The CREATe Symposium 2019 opened with PhD candidates and postdoctoral researchers presenting their research via lightning talks and informal discussion in the Emerging Researchers’ Workshop (organised by Amy Thomas and chaired by Marta Iljadica, Lecturer in IP Law, University of Glasgow). Researchers were challenged to present in only 3 minutes with the aid of one slide.
Kenny Barr (Research Associate in the School of Culture and Creative Arts, University of Glasgow) opened the workshop by presenting ‘What Everybody Owns, Nobody Owns; Collective Licensing and the Soundtrack to a Property-Owning Democracy’ which considers the relationship between television production and recorded music. Using a case study of Homes Under the Hammer, Kenny analyses the effectiveness of the UK’s blanket licensing regime in shaping the aesthetic of television programmes.
Having recently reached the finals of the Impact in 60 Seconds competition, Janet Burgess’ (PhD Candidate) quickfire presentation focussed on her thesis work on ‘How Amateur Musicians Negotiate Copyright: An Analysis of Law in Action’. Her initial research findings suggest that most amateur musicians are confused and worried about copyright law – is this a case of law in action or law inaction?
The quote “Newspapers? Did you find a portal back to the 1990s?” inspired Ula Furgal’s (AHRC Postdoctoral Researcher) thesis on the highly-topical press publishers’ right and rights in news. Her work explores the controversial and polarised debate in the context of the changing notion of “journalist” and journalists’ concerns.
Jie Liu (PhD Candidate) presented her thesis work concerning the scope for collective rights management in the digital era. Her work explores how new technologies and different business models may improve authors’ remuneration, including an empirical assessment of how remuneration works in different processes.
We were privileged to host the first thesis-related presentation by Bartolomeo Meletti (Creative Director, CopyrightUser.org and PhD Candidate) on ‘Fairness in Copyright Law’. His work questions how individuals and businesses reuse work based on their knowledge of copyright, and whether these creative and cultural practices play a role in defining legal standards such as fairness (including a case study of the controversial Fortnite reuse of (un)protected subject-matter).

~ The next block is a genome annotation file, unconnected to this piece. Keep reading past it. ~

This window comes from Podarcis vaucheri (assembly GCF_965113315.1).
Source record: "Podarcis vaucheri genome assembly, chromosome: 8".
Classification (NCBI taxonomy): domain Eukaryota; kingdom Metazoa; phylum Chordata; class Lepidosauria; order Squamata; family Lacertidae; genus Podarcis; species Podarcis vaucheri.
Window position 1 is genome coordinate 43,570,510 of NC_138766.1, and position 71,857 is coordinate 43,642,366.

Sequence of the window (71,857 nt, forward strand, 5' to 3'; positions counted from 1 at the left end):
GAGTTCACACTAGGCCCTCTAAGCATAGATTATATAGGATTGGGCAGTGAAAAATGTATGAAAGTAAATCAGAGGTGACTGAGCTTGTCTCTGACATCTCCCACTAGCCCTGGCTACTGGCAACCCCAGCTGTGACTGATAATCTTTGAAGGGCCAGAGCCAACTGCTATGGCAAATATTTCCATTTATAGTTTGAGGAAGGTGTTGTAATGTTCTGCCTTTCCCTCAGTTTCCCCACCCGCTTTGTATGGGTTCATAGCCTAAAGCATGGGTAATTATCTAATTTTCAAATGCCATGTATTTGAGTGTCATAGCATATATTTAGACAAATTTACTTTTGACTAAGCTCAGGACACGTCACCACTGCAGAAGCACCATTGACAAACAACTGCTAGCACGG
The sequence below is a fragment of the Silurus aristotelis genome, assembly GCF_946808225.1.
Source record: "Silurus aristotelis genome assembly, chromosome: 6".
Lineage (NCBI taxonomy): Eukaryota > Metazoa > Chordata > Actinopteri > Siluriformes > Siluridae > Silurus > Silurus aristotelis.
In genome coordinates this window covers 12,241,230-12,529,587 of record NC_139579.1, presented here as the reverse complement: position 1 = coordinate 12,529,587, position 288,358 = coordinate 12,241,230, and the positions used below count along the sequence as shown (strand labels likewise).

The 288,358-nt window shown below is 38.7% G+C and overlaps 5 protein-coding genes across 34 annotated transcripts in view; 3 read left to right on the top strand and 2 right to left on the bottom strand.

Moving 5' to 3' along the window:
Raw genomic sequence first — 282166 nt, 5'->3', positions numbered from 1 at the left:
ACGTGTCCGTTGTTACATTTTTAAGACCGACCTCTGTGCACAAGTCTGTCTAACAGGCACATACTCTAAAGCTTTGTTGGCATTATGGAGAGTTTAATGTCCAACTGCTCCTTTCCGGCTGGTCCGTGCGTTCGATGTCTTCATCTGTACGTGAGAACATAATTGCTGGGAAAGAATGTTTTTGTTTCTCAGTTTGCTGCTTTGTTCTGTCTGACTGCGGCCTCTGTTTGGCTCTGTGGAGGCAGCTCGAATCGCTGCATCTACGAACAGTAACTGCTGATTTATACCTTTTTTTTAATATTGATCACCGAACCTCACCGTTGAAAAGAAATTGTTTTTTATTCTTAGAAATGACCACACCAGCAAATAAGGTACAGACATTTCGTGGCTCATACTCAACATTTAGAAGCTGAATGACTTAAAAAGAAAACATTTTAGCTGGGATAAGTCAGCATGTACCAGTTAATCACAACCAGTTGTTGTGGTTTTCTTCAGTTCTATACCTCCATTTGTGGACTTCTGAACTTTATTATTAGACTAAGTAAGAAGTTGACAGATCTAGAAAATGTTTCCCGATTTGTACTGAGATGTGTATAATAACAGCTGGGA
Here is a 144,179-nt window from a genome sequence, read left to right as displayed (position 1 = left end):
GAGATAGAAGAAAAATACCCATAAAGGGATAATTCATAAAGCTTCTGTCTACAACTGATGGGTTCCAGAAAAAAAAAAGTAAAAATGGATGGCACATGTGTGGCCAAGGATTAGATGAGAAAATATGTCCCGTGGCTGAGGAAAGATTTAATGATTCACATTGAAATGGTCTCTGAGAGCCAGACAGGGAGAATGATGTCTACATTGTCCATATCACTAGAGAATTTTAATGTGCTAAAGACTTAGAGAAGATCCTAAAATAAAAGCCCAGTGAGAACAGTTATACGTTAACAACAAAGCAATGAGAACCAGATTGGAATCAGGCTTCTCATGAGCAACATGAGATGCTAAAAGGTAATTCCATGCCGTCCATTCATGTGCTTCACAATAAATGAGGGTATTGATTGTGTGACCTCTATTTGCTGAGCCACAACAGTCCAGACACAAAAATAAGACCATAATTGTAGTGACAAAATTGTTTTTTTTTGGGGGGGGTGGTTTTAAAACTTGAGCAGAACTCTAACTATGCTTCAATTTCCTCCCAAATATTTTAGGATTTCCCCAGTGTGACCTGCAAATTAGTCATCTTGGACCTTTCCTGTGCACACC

Luis Porangaba’s (Lecturer in IP Law, University of Glasgow) presentation challenged the idea of ‘multimedia marks’ in European Union trade mark law. This included thought-provoking questions on the protectability and distinctiveness of gameplay mechanics (in particular a ‘kill cam’ mechanic from the Sniper Elite series).
On privacy and personal data, Methinee Suwannakit (PhD Candidate) presented her thesis work on the rights of individual media users. Her work considers whether the English tort of misuse of private information may entitle users to remedies and/or damages for breaches of privacy, and indeed whether this is adequate or appropriate in newsgathering processes and publications.
Amy Thomas (PhD Candidate, Research and Teaching Assistant, Sub-editor Copyright Evidence Wiki) summarised her thesis work on ‘The Concept of User in End-User Licensing Agreements’. Using discourse and content analysis of end-user licensing agreements, her work seeks to explain the changing nature of our relationship with creative works in the usership society.
The workshop closed with a presentation by Jiarong Zhang (PhD Candidate) on her thesis work concerning Traditional Cultural Expressions (TCEs) and intangible cultural heritage in the digital environment. Her work indicates that the digitisation of TCEs may be a means of filling the functional, technical and structural gaps between TCEs and copyright.
Lively discussion continued in the ‘Einstein Room’ (Room 304, 10 Professors’ Square) which had hosted a large tea-party in honour of Albert Einstein, who received an LLD from the University of Glasgow, in 1933.